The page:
In between there are all sorts of “looks,” and the art is to get it right for the mood of your film. A lot of young filmmakers tend to overdo it in this department. Use good judgment and a bit of restraint. The person who does your color grading is very important. Get a colorist with experience. The software grading possibilities are endless and include not just color, but atmosphere. Sparkles on water and dreamy sequences in the sunset can all be enhanced to be so much better than reality—which is part of what we do.
If you must, use the automatic “film look” settings to get you in the ball park, but I suggest just using them as a starting point and adding something personal. Essentially you can get a fairly cinematic look by tweaking the shadows to the blue side and the highlights to the warm side. Then slightly brighten the highlights and pull down the shadows until it looks right. This is just a very rough idea of what grading is about.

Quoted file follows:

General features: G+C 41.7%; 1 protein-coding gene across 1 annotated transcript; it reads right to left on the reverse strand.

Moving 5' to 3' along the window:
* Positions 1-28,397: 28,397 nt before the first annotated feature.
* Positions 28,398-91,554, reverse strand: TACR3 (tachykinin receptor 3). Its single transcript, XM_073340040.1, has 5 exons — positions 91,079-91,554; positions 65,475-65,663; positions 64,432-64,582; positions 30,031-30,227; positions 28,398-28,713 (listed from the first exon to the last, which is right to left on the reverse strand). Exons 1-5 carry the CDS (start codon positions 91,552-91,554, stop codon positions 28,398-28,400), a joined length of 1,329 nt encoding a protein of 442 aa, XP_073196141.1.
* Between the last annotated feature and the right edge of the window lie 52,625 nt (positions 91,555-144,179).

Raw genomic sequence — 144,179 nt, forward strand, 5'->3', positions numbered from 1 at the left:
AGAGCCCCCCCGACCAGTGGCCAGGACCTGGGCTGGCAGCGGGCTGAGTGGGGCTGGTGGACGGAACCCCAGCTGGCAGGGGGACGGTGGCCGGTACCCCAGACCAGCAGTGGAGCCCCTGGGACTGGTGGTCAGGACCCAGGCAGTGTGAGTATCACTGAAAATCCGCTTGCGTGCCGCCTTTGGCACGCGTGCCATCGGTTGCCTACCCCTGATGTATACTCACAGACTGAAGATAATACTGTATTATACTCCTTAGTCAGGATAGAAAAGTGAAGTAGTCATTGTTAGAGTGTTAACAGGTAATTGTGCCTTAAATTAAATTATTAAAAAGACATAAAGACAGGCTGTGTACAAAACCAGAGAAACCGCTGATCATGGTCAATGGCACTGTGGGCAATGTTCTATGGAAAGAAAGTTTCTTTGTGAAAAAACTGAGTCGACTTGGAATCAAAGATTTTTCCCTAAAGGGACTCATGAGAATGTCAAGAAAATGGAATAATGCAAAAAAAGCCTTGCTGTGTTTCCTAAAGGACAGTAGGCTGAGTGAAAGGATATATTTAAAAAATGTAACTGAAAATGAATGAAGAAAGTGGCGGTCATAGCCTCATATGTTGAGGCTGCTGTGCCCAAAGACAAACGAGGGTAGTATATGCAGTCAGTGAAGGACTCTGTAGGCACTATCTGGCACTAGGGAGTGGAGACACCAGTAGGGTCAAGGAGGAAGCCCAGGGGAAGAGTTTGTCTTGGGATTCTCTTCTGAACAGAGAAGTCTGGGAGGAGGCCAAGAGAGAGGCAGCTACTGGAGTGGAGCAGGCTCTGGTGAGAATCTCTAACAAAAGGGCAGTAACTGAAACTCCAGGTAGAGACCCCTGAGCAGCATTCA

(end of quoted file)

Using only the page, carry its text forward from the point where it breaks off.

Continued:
Finally, a cinematic look has to take into account aspect ratio. Typically, a ratio of 21:9 (2.40:1) looks cinematic. 16:9 is easier, but looks less cinematic. This is why Sean Baker chose to shoot this ratio for Tangerine.
Should I Shoot 4K? That's a big question. Everything is going 4K, or so it seems. But there are many disadvantages for the micro-budget project, not the least of which is the massive amount of expensive storage necessary. Add that to the fact that absolutely no one but an OCD techie with binoculars in the audience will see any difference. It's all the rage, as all new technical advances are, but my position is that you absolutely should not shoot 4K if you are an indie producer. If you are on a micro-budget, it would be insane. Moreover, many of the gains you get by filming at 4K will be lost in the compression steps that take place before your film even reaches the majority of its viewing audience.